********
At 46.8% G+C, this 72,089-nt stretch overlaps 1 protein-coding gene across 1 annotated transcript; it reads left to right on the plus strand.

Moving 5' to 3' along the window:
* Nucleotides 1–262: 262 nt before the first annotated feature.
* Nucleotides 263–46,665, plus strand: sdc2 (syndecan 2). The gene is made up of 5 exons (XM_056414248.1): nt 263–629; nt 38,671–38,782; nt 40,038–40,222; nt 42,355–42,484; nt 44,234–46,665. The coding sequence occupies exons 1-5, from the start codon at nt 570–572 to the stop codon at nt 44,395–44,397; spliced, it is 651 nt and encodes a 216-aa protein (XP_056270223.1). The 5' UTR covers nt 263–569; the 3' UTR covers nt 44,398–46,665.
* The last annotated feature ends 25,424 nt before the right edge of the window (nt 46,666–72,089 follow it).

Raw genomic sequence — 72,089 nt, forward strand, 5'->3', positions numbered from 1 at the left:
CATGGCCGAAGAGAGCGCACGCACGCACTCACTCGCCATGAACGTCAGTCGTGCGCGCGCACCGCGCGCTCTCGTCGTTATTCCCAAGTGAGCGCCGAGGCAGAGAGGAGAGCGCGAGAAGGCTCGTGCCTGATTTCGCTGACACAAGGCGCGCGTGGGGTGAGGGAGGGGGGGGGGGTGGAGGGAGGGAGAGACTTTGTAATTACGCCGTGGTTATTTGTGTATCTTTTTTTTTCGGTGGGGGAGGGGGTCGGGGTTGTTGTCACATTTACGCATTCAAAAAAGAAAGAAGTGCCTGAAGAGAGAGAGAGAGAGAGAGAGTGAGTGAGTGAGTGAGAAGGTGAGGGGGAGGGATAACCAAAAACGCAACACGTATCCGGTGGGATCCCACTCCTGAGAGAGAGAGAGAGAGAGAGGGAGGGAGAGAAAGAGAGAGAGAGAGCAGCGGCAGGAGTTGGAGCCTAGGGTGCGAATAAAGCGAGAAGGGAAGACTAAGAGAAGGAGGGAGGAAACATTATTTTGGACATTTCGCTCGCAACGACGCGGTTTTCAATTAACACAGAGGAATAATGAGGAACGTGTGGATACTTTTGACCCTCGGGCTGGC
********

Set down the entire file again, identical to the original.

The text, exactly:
At 46.8% G+C, this 72,089-nt stretch overlaps 1 protein-coding gene across 1 annotated transcript; it reads left to right on the plus strand.

Moving 5' to 3' along the window:
* Nucleotides 1–262: 262 nt before the first annotated feature.
* Nucleotides 263–46,665, plus strand: sdc2 (syndecan 2). The gene is made up of 5 exons (XM_056414248.1): nt 263–629; nt 38,671–38,782; nt 40,038–40,222; nt 42,355–42,484; nt 44,234–46,665. The coding sequence occupies exons 1-5, from the start codon at nt 570–572 to the stop codon at nt 44,395–44,397; spliced, it is 651 nt and encodes a 216-aa protein (XP_056270223.1). The 5' UTR covers nt 263–569; the 3' UTR covers nt 44,398–46,665.
* The last annotated feature ends 25,424 nt before the right edge of the window (nt 46,666–72,089 follow it).

Raw genomic sequence — 72,089 nt, forward strand, 5'->3', positions numbered from 1 at the left:
CATGGCCGAAGAGAGCGCACGCACGCACTCACTCGCCATGAACGTCAGTCGTGCGCGCGCACCGCGCGCTCTCGTCGTTATTCCCAAGTGAGCGCCGAGGCAGAGAGGAGAGCGCGAGAAGGCTCGTGCCTGATTTCGCTGACACAAGGCGCGCGTGGGGTGAGGGAGGGGGGGGGGGTGGAGGGAGGGAGAGACTTTGTAATTACGCCGTGGTTATTTGTGTATCTTTTTTTTTCGGTGGGGGAGGGGGTCGGGGTTGTTGTCACATTTACGCATTCAAAAAAGAAAGAAGTGCCTGAAGAGAGAGAGAGAGAGAGAGAGTGAGTGAGTGAGTGAGAAGGTGAGGGGGAGGGATAACCAAAAACGCAACACGTATCCGGTGGGATCCCACTCCTGAGAGAGAGAGAGAGAGAGAGGGAGGGAGAGAAAGAGAGAGAGAGAGCAGCGGCAGGAGTTGGAGCCTAGGGTGCGAATAAAGCGAGAAGGGAAGACTAAGAGAAGGAGGGAGGAAACATTATTTTGGACATTTCGCTCGCAACGACGCGGTTTTCAATTAACACAGAGGAATAATGAGGAACGTGTGGATACTTTTGACCCTCGGGCTGGC